Fey and frisky farce with a fabulous fashion sense artfully balances broadly campy humor and ironically overplayed soap opera while focused on a closeted '50s movie star whose resemblance to Rock Hudson probably isn't coincidental. Small-budget, high-concept indie comedy could easily appeal beyond Queer Cinema niche market.
This review was updated on Mar. 21, 2004.
A fey and frisky farce with a fabulous fashion sense, “Straight-Jacket” artfully balances broadly campy humor and ironically overplayed soap opera while focused on a closeted ’50s movie star whose resemblance to Rock Hudson probably isn’t coincidental. Small-budget, high-concept indie comedy could easily appeal beyond Queer Cinema niche market, but will need savvy handling to maximize crossover potential. Homevid biz could be potent.
Matt Letscher of TV’s “Good Morning, Miami” stars to perfection as Guy Stone, a drolly witty and shamelessly self-involved libertine. Being a hunky Hollywood romantic lead gives him carte blanche to be a love-’em-and-leave-’em Lothario — but not quite in the manner his adoring female fans might suspect. Boldly cruising gay bars and other meat markets after dark, he gleefully exploits his celebrity to pick up good-looking studs for casual sex in his lavish bachelor pad.
Given the tenor of the uptight mid-1950s, Guy must keep his secret life very, very secretive. Trouble is, he isn’t always the most discreet of swingers, much to the dismay of Jerry (a Rosalind Russell-channeling Veronica Cartwright), his ever-anxious agent, and Saul (Victor Raider-Wexler), the image-conscious studio chief who wants to cast Guy as the lead in “Ben-Hur.”
When tabloid press reports raise doubts about his hetero status, Guy reluctantly agrees to a sham marriage with Sally (Carrie Preston), a star-struck studio secretary who knows nothing about his true orientation. But even as he benefits from favorable fan-mag coverage of his “ideal marriage,” and Sally turns a blind eye to the queer guy’s secret life, the closeted star finally finds the first true love of his life: Rick Foster (Adam Greer), a boyishly handsome, left-leaning author whose book about striking coal miners is the improbable basis of Guy’s latest star vehicle.
Adapting his own play, writer-director Richard Day (“Girls Will Be Girls”) makes little effort to “open up” the material for cinematic purposes. Indeed, Day underscores the stagebound origins of “Straight-Jacket” by directing most of his players to give theatrically stylized performances while cavorting on transparently artificial sets. (Exteriors of Guy’s posh Hollywood mansion are unmistakably, and quite amusingly, CGI special effects.) Scene in which Guy proposes to blissfully surprised Sally is a single, seven-minute take, fluidly lensed by Michael Pinkey, that appears lifted intact from the original stage production.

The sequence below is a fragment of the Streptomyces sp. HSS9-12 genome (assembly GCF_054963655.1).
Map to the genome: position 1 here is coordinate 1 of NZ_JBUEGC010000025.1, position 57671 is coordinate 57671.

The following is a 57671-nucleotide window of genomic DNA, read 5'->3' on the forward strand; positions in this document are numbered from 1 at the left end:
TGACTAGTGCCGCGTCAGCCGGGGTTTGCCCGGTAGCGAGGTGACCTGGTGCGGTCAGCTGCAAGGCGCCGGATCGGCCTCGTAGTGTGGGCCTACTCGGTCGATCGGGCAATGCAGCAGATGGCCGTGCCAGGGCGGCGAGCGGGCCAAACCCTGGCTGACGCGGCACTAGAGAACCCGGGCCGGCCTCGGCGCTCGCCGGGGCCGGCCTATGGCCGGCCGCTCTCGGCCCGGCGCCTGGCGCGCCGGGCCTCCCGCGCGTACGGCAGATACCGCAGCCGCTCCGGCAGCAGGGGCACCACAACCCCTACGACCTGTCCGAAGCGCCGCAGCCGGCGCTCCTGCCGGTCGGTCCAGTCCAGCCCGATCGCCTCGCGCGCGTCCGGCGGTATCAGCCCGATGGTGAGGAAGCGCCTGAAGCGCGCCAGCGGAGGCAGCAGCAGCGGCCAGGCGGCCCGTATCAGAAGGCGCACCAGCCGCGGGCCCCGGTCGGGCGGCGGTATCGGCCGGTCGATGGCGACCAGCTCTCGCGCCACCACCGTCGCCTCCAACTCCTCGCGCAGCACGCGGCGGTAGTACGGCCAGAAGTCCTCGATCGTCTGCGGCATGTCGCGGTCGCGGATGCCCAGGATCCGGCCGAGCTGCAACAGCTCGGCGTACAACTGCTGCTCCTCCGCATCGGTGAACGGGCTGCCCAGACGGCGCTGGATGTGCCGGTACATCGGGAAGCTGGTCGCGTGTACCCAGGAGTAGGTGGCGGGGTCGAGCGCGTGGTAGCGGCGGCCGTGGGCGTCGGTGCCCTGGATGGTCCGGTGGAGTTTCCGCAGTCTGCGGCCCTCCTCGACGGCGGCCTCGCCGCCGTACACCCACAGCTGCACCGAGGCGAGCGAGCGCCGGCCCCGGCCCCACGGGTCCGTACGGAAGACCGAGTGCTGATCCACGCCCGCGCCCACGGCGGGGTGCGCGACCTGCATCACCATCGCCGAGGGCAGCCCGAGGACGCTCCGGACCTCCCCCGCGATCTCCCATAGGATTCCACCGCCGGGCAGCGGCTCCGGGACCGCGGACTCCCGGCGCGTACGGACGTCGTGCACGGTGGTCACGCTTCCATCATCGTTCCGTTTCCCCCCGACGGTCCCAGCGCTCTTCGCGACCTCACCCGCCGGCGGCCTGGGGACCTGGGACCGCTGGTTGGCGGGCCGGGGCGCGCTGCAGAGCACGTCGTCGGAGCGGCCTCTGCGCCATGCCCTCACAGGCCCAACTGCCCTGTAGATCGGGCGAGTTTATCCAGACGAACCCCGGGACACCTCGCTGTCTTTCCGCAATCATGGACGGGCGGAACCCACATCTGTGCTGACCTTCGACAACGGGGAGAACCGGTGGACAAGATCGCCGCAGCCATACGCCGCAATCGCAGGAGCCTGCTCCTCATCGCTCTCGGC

“Straight-Jacket” gets easy laughs from Sally’s clueless reactions to Guy’s divinely splendid home furnishings — she simply replaces the more outrageous furniture and decor with items from Sears — but refrains from turning her into a mere object of ridicule. Indeed, pic takes pains to emphasize Guy’s misgivings about the ruse.
It helps a lot that Preston (repeating role she created in the 2000 off-Broadway production of “Straight-Jacket”) is sweetly engaging in her perky naivete. But it helps even more that Letscher, who’s smoothly persuasive and exceptionally funny during Guy’s more selfish moments, is equally convincing when he evidences glimmers of empathy and decency.
Skewering two witch-hunts with the same pic, Day takes aim at McCarthy-era red-baiting as well as gay-bashing. Rick (played sincerely but a tad stiffly by Greer) is infuriated when the studio chief orders script rewrites that turn his populist pro-labor scenario in a borderline-fascist, pro-management tract. But the chief is simply responding to pressures by a congressional investigator who’s hunting for red influences in Hollywood. Climax involves a televised hearing in which “homosexual communists” are targeted, but just deserts are served.
Despite budgetary limitations, Mark Worthington and Kristen McCarron’s brightly and cheerily colorful production designs enhance the pic. Musical score by Steve Edwards hits the right notes of sharp satire and period-specific accuracy.
Among supporting players, Michael Emerson is a standout as Victor, Guy’s slyly sardonic, Southern-accented butler. Latter is genuinely surprised when he learns Guy’s new lover is a writer. “Usually,” he dryly quips, “Mr. Stone’s friends don’t speak of books. Unless they want to color.”